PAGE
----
Traveling to Africa: Tips to Get the Best of Your Trip
Last updated on January 9th, 2023
Do you think about traveling to Africa and need some tips? The second-largest continent in the world which is also the hottest and the most mysterious one has beckoned travelers over the centuries to discover its land. Tourism in Africa is gaining popularity among westerners and leaving them curious about this incredibly exotic and unique land.
The most interesting part about the African continent is its diversity. Many people may think that the majority of countries are alike, but in reality, all of them are different. When traveling to Africa, you will learn that neighboring countries can have a completely different culture, historical heritage, and nature, and to understand them you need to take some time.
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This list with tips for Africa travel is applicable to Sub-Saharan Africa, excluding South Africa as a country. No matter where exactly in Sub-Saharan Africa you travel, taking into consideration these tips is very important. So.. let’s dive in.
1. Vaccinations and First-Aid Kit
Yellow Fever Vaccination
There is only one mandatory vaccination a traveler to most African countries should get. And that’s a yellow fever vaccine. Keep in mind that this type of vaccine is a live attenuated viral vaccine which means that not everyone can tolerate it well. Make sure to get it in advance and once done, relax. A single shot of a yellow fever vaccine will last a lifetime.
Also, I would suggest having a clothing insect repellent (this one in particular) because it’s one of only a few repellents that keeps Yellow Fever Mosquitos away. Besides mosquitos, it also protects against ticks and chiggers.
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There is no vaccination against malaria and no preventative obligatory requirements. Some people take pills, but sometimes they don’t help everyone in full capacity.
Taking them or not depends on you and the climate of a country where you are going to be. For example, in hot regions of the Central African Republic, you can catch malaria of the brain (just don’t read about it), that’s why in this case taking pills is a must. However, we really doubt you will be traveling to CAR. There is not that much to do there unless you are a volunteer or NGO worker.
On the contrary, in Zanzibar or South Africa likelihood of getting sick is low. That’s why having a mosquito spray and covering your body with long sleeves at night will be enough.
Pills that help to prevent malaria, in reality, have many side effects. And, if you still get sick, they can distort test results.
It is still worthwhile to have an extra pack in your pocket, but don’t overthink it and panic in case you suspect malaria was transmitted to you.
Run to the doctor and remember, nowadays malaria is successfully cured. Some of my friends in Africa had been infected with malaria up to 10 times, and are still doing well. No doubt, it depends on each individual case, but still, chances are you will be totally fine.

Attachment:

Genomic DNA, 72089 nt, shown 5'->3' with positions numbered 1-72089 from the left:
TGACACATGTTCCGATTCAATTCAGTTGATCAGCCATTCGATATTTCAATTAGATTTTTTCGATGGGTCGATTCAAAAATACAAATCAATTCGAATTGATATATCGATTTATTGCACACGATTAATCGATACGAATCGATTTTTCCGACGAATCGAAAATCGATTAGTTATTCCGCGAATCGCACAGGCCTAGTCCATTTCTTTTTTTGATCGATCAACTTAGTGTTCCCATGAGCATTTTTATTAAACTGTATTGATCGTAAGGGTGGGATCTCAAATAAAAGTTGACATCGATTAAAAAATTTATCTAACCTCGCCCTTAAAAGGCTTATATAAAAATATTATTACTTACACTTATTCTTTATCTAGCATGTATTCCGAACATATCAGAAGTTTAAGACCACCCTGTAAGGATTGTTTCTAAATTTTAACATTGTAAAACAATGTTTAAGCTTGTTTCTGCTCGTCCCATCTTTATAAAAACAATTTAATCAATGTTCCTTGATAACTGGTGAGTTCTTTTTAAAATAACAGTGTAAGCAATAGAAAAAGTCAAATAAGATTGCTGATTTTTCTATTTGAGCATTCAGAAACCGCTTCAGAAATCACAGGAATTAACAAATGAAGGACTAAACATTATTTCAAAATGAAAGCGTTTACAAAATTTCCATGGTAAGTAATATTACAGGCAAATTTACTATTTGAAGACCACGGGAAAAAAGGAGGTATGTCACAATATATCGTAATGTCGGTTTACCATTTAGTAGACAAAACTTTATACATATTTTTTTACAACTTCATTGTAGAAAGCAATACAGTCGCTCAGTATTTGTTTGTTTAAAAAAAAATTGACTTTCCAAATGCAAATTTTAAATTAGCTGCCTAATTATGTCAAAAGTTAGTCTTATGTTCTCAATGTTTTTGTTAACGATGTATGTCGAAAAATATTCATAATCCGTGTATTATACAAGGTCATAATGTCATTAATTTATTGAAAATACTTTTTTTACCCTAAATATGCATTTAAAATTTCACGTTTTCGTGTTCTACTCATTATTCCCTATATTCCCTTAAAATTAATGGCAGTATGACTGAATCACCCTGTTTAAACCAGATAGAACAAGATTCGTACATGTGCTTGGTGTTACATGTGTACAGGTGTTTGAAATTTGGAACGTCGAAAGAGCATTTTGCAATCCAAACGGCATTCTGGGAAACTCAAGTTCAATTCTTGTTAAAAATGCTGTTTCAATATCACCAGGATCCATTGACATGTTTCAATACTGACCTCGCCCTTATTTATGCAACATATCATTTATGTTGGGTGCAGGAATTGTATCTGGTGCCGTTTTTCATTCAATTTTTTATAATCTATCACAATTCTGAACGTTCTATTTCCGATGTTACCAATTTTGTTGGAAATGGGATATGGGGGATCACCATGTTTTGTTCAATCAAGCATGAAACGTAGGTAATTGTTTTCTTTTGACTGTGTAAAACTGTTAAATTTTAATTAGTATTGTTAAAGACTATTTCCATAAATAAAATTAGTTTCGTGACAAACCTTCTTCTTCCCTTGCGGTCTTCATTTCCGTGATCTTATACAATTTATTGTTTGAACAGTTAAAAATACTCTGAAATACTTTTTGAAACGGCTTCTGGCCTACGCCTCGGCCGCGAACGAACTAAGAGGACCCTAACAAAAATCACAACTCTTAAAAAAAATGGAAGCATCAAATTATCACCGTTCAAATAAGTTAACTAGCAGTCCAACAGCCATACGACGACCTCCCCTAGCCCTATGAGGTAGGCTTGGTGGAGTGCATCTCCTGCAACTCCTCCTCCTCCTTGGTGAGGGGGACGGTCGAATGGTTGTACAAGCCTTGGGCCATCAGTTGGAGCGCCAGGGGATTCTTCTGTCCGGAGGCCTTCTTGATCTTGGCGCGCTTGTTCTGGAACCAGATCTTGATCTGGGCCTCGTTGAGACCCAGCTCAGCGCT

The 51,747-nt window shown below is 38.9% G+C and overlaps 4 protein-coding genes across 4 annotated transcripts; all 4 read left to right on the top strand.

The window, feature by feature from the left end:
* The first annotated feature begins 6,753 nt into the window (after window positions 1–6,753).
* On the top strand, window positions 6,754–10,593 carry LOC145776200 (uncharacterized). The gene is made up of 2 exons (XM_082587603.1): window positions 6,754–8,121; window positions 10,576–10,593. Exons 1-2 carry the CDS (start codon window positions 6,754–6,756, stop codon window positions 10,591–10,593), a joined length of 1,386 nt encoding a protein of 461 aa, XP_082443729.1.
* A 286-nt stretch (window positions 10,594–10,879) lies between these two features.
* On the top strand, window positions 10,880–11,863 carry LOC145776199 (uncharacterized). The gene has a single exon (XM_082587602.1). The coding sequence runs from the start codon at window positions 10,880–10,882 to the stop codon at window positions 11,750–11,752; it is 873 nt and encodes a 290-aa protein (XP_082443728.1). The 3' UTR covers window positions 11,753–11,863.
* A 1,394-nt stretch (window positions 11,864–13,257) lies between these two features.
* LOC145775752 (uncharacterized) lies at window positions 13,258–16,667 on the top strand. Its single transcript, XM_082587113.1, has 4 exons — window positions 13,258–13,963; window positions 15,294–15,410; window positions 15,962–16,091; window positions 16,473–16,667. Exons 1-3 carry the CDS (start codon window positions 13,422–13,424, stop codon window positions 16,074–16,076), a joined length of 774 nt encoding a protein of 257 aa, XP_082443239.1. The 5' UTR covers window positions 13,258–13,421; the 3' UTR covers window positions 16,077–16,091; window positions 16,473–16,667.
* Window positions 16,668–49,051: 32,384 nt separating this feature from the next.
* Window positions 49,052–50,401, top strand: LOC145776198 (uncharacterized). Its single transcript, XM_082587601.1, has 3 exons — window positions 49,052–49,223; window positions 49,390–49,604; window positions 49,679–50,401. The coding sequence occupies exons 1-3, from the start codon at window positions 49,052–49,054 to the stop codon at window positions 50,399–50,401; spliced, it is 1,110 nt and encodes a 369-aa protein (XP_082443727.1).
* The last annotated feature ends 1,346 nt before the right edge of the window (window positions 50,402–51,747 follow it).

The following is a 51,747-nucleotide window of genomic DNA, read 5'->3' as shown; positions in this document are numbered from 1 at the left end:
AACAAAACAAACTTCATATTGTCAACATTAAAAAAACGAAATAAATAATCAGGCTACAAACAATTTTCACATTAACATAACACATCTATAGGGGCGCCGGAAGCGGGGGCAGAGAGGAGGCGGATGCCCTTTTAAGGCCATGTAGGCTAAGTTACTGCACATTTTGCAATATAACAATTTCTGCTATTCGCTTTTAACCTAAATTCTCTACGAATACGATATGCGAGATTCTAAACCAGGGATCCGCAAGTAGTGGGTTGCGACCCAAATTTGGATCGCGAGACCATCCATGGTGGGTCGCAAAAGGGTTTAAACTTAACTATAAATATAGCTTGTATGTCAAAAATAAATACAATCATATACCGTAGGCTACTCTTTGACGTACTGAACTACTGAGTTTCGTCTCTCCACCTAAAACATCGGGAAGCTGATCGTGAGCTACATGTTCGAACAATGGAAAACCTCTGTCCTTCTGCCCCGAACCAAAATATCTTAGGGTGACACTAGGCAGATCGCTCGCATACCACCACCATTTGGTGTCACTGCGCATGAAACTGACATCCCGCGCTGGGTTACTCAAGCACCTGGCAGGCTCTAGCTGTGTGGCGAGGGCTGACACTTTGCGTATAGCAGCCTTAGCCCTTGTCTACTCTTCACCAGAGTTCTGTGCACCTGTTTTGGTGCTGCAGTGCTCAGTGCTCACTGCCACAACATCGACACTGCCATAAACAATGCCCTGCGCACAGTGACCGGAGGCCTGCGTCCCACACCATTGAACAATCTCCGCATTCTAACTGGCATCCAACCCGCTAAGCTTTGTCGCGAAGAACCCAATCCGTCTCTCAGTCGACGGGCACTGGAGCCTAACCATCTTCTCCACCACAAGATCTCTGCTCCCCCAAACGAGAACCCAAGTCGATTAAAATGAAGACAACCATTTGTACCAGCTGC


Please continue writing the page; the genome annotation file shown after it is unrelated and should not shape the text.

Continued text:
If you are traveling to Africa just for the safari, then don’t worry about malaria at all. There are quite a few malaria-free safari destinations to choose from.
Side note: Do NOT buy drugs to prevent malaria anywhere in Asia or Africa. Purchase them only in a Western country. Medications in Asia and Africa are missing effective ingredients and can permanently damage your heart!
As for other medicines, be sure to take something that will help to soothe food poisoning symptoms and diarrhea. Unfortunately, in many countries of the African continent, almost everyone goes through these unpleasant experiences.
It should make sense, right? Yet, many people don’t realize that practices of maintaining health in their home country are not enough in countries of the African continent.
If you do not want to risk it, give up any fresh salads and sliced fruits during your trip, if they were not washed and cleaned by you. Even if you are staying in a topnotch hotel, please try to stick to foods that went through thermal processing. You may read our tips on food and drink safety in Southeast Asia to get an idea of what to do in Africa. They are very similar in this sense.
You never know what type of water a cook in a restaurant uses and how well he cleans his knives. Also, never ever forget to wash or disinfect your hands before each meal. I can’t emphasize enough how important it is.
Most countries on the African continent have only two seasons, each of which influences the weather immensely. Dates of the rainy season across Africa differ from each other.
If you are planning to go on safari, make sure it doesn’t fall into the middle of a wet monsoon. In this case, you may be stuck in mud in the middle of nowhere, not being able to see lions and antelopes. Also, if completing your Africa bucket list, you want to know bad weather is not going to ruin the experience.
On the other hand, the end of the wet season may become one of the best periods for national parks exploration. During this time not many tourists are showing up yet, and the animals are free to walk and sleep anywhere they want without any limits.